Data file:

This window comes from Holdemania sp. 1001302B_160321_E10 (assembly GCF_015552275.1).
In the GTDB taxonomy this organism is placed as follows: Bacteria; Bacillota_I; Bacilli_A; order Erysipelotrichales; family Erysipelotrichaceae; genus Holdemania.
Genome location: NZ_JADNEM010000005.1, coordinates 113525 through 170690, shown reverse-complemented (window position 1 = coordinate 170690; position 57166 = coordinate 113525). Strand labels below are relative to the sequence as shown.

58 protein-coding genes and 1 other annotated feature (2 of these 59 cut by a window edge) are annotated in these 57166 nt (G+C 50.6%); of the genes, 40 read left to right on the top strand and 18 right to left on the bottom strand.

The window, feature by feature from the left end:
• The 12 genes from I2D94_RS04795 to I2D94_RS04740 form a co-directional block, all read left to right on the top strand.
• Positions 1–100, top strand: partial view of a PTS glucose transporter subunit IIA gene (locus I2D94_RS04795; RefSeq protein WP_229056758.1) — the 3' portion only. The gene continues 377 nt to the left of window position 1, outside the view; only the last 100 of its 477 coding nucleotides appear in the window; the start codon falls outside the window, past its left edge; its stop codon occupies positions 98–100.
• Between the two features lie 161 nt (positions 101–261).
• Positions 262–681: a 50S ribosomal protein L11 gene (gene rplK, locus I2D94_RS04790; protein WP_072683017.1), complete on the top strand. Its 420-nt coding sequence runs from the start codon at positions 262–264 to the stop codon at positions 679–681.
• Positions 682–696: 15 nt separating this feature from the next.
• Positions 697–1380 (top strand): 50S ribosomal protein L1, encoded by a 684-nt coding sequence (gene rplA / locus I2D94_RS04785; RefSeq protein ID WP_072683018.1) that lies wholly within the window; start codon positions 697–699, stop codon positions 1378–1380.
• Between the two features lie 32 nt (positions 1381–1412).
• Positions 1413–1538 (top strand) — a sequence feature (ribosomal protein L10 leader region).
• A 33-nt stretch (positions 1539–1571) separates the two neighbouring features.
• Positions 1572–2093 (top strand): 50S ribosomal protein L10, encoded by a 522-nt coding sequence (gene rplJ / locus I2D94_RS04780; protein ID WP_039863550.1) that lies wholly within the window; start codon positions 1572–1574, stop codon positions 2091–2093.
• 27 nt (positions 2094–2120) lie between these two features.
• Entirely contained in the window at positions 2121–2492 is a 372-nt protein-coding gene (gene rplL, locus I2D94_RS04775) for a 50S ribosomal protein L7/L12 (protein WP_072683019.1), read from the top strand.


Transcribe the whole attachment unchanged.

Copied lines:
This window comes from Holdemania sp. 1001302B_160321_E10 (assembly GCF_015552275.1).
In the GTDB taxonomy this organism is placed as follows: Bacteria; Bacillota_I; Bacilli_A; order Erysipelotrichales; family Erysipelotrichaceae; genus Holdemania.
Genome location: NZ_JADNEM010000005.1, coordinates 113525 through 170690, shown reverse-complemented (window position 1 = coordinate 170690; position 57166 = coordinate 113525). Strand labels below are relative to the sequence as shown.

58 protein-coding genes and 1 other annotated feature (2 of these 59 cut by a window edge) are annotated in these 57166 nt (G+C 50.6%); of the genes, 40 read left to right on the top strand and 18 right to left on the bottom strand.

The window, feature by feature from the left end:
• The 12 genes from I2D94_RS04795 to I2D94_RS04740 form a co-directional block, all read left to right on the top strand.
• Positions 1–100, top strand: partial view of a PTS glucose transporter subunit IIA gene (locus I2D94_RS04795; RefSeq protein WP_229056758.1) — the 3' portion only. The gene continues 377 nt to the left of window position 1, outside the view; only the last 100 of its 477 coding nucleotides appear in the window; the start codon falls outside the window, past its left edge; its stop codon occupies positions 98–100.
• Between the two features lie 161 nt (positions 101–261).
• Positions 262–681: a 50S ribosomal protein L11 gene (gene rplK, locus I2D94_RS04790; protein WP_072683017.1), complete on the top strand. Its 420-nt coding sequence runs from the start codon at positions 262–264 to the stop codon at positions 679–681.
• Positions 682–696: 15 nt separating this feature from the next.
• Positions 697–1380 (top strand): 50S ribosomal protein L1, encoded by a 684-nt coding sequence (gene rplA / locus I2D94_RS04785; RefSeq protein ID WP_072683018.1) that lies wholly within the window; start codon positions 697–699, stop codon positions 1378–1380.
• Between the two features lie 32 nt (positions 1381–1412).
• Positions 1413–1538 (top strand) — a sequence feature (ribosomal protein L10 leader region).
• A 33-nt stretch (positions 1539–1571) separates the two neighbouring features.
• Positions 1572–2093 (top strand): 50S ribosomal protein L10, encoded by a 522-nt coding sequence (gene rplJ / locus I2D94_RS04780; protein ID WP_039863550.1) that lies wholly within the window; start codon positions 1572–1574, stop codon positions 2091–2093.
• 27 nt (positions 2094–2120) lie between these two features.
• Entirely contained in the window at positions 2121–2492 is a 372-nt protein-coding gene (gene rplL, locus I2D94_RS04775) for a 50S ribosomal protein L7/L12 (protein WP_072683019.1), read from the top strand.